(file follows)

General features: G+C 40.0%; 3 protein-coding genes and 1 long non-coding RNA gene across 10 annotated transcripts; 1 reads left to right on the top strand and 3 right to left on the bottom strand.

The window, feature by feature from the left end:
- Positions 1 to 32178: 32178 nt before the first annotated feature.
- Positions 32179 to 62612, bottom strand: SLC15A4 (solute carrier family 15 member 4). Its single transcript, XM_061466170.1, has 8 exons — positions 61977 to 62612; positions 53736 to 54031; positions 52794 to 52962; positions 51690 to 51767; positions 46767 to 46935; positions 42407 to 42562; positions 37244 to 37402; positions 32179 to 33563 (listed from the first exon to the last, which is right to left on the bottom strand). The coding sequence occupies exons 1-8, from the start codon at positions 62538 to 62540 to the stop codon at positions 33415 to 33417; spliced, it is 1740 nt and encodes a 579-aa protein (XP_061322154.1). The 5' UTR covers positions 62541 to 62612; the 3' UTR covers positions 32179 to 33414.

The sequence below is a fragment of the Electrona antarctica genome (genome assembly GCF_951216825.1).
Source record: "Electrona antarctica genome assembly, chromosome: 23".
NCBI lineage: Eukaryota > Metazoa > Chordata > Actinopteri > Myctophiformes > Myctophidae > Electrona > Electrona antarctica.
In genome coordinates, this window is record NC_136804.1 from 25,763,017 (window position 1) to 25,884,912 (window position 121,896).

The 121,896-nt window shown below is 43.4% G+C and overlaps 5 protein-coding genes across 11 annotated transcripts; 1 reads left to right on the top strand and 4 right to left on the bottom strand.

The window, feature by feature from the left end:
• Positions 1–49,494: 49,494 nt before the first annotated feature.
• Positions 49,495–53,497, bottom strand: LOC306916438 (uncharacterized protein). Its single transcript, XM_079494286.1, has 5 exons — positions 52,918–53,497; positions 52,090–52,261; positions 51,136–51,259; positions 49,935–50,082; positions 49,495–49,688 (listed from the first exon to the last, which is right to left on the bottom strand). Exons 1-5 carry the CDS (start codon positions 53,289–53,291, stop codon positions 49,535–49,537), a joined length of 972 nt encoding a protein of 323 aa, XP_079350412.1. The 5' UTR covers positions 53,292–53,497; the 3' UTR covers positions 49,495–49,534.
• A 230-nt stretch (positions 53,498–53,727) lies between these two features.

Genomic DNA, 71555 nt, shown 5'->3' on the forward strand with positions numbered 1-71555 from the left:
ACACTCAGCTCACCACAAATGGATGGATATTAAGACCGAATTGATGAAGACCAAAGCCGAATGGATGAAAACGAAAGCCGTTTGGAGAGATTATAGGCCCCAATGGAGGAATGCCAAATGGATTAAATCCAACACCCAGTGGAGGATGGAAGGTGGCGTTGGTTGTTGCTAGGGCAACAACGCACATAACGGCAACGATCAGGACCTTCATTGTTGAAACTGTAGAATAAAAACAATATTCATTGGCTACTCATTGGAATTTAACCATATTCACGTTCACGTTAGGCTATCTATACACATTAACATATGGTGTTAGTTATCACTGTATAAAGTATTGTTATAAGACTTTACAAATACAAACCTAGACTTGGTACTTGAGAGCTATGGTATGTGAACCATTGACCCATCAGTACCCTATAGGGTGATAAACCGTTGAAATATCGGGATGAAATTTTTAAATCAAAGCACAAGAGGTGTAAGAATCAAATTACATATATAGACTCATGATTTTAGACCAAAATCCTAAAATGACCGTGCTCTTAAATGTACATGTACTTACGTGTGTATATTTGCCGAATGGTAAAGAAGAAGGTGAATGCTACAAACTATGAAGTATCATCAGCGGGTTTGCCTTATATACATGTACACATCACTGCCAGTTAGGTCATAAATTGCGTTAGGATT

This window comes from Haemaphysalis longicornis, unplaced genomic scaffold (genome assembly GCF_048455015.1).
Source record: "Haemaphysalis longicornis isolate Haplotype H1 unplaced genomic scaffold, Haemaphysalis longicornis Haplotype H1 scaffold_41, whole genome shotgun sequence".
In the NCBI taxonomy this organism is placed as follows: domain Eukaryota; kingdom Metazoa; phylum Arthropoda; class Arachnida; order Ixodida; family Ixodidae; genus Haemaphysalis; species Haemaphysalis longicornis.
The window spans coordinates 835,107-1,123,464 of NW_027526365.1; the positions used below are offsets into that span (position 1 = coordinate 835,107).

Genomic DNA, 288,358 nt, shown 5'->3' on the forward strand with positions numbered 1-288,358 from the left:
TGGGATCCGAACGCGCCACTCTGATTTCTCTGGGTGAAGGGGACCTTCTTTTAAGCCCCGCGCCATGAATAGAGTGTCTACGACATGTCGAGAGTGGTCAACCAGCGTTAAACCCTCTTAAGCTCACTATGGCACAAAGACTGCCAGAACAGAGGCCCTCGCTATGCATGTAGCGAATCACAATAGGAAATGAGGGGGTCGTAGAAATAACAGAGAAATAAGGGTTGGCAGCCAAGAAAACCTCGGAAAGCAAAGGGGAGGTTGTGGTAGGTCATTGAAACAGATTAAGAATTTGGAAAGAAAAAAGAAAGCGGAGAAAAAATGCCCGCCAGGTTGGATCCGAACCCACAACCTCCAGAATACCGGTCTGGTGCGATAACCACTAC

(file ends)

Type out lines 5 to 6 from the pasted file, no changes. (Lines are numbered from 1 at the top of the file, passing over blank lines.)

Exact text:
The sequence below is a fragment of the Electrona antarctica genome (genome assembly GCF_951216825.1).
Source record: "Electrona antarctica genome assembly, chromosome: 23".